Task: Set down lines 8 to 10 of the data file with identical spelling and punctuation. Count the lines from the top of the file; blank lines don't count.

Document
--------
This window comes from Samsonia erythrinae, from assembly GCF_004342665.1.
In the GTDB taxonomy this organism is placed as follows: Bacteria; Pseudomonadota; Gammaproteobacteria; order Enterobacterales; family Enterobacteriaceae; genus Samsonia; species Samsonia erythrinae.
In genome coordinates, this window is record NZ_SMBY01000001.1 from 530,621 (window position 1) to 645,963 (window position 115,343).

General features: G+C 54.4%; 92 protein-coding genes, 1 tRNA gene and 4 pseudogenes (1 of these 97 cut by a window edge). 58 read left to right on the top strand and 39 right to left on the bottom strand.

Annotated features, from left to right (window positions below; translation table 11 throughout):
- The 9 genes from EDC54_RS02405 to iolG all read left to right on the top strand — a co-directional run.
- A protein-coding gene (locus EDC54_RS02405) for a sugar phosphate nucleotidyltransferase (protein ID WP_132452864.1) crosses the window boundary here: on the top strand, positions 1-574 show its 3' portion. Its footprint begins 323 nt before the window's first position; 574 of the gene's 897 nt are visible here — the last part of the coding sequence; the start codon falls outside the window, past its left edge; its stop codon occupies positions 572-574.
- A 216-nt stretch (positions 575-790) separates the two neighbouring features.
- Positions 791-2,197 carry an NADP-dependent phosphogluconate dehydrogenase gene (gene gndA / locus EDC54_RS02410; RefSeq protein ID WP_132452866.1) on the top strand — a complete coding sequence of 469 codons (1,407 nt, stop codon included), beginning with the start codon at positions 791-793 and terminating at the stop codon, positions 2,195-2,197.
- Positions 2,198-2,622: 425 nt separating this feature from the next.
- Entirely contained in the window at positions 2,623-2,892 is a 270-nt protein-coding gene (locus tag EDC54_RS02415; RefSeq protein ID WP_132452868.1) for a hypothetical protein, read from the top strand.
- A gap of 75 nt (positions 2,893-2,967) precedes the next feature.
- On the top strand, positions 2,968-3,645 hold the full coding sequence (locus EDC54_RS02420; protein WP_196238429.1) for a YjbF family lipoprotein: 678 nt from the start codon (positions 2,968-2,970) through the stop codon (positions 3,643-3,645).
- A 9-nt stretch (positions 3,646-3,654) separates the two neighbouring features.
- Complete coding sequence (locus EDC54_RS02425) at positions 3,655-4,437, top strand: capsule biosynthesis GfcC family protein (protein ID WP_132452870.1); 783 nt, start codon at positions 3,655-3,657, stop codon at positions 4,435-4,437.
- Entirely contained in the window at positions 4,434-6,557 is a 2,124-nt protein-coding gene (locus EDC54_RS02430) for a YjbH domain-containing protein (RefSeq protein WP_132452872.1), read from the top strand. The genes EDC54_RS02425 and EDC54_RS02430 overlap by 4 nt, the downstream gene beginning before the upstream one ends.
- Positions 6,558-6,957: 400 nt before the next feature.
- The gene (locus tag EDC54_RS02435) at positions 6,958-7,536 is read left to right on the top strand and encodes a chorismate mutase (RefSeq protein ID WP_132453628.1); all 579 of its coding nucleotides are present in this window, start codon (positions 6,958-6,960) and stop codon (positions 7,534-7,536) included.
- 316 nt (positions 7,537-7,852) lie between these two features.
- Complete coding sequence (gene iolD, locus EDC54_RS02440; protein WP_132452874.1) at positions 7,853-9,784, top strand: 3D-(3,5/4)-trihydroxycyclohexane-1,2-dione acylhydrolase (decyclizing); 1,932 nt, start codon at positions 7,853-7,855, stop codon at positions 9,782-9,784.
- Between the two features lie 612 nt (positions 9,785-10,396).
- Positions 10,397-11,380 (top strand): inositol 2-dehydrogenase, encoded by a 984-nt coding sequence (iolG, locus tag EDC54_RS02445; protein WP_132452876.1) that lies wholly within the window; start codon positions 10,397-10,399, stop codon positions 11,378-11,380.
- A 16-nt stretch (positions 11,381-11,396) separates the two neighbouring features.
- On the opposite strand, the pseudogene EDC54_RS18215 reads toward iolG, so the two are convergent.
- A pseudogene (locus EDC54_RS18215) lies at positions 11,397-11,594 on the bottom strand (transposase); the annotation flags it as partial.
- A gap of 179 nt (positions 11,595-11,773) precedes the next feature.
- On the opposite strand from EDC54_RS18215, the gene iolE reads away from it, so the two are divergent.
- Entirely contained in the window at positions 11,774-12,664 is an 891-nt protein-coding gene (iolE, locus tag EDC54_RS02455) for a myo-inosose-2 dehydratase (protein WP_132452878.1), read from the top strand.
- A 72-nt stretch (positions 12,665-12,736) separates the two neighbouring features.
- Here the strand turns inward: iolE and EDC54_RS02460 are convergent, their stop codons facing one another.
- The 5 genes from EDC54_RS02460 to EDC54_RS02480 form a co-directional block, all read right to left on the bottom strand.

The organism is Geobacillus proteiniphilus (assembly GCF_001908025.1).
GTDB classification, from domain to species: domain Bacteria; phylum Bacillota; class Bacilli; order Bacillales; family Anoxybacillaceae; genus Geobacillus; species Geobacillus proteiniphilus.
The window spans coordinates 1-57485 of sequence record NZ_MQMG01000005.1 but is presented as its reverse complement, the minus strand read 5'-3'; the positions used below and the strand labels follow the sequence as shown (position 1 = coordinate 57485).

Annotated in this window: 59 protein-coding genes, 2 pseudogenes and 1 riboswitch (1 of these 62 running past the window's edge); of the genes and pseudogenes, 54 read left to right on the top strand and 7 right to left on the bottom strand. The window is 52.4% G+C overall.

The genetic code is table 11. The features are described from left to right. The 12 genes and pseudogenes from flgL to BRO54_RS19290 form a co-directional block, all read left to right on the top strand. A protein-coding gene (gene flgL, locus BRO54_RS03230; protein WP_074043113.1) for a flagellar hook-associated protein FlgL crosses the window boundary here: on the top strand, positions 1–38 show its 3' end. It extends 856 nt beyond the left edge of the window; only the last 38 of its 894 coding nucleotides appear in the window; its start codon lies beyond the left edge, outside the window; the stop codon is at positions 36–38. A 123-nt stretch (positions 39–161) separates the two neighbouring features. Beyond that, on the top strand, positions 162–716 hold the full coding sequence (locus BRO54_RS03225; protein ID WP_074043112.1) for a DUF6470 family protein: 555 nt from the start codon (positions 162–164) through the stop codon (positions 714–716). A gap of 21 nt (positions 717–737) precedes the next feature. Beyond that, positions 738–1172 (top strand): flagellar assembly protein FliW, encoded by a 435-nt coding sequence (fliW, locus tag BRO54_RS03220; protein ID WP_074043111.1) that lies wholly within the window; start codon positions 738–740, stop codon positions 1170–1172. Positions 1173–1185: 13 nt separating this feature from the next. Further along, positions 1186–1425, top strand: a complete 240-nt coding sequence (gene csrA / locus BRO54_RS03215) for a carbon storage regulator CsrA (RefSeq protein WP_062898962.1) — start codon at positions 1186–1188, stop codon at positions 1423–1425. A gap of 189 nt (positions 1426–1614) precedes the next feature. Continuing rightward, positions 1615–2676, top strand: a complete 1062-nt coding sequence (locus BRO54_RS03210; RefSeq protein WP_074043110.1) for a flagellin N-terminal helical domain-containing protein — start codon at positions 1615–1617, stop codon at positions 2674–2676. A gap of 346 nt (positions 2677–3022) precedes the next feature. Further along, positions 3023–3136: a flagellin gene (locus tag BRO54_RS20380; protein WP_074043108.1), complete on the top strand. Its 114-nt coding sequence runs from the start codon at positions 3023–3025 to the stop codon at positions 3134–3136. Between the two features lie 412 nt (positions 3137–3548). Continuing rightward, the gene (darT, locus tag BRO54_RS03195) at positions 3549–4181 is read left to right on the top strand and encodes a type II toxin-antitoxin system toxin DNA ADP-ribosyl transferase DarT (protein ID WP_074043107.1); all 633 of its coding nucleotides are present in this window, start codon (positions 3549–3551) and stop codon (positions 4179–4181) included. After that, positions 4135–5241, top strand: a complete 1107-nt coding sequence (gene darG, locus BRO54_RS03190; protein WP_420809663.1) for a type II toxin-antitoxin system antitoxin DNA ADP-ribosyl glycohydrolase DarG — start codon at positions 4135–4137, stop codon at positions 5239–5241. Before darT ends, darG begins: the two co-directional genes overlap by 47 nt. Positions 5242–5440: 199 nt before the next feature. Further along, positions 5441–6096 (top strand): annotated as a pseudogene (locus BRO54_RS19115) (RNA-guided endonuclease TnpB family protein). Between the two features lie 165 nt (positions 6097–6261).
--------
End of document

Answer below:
- A 216-nt stretch (positions 575-790) separates the two neighbouring features.
- Positions 791-2,197 carry an NADP-dependent phosphogluconate dehydrogenase gene (gene gndA / locus EDC54_RS02410; RefSeq protein ID WP_132452866.1) on the top strand — a complete coding sequence of 469 codons (1,407 nt, stop codon included), beginning with the start codon at positions 791-793 and terminating at the stop codon, positions 2,195-2,197.
- Positions 2,198-2,622: 425 nt separating this feature from the next.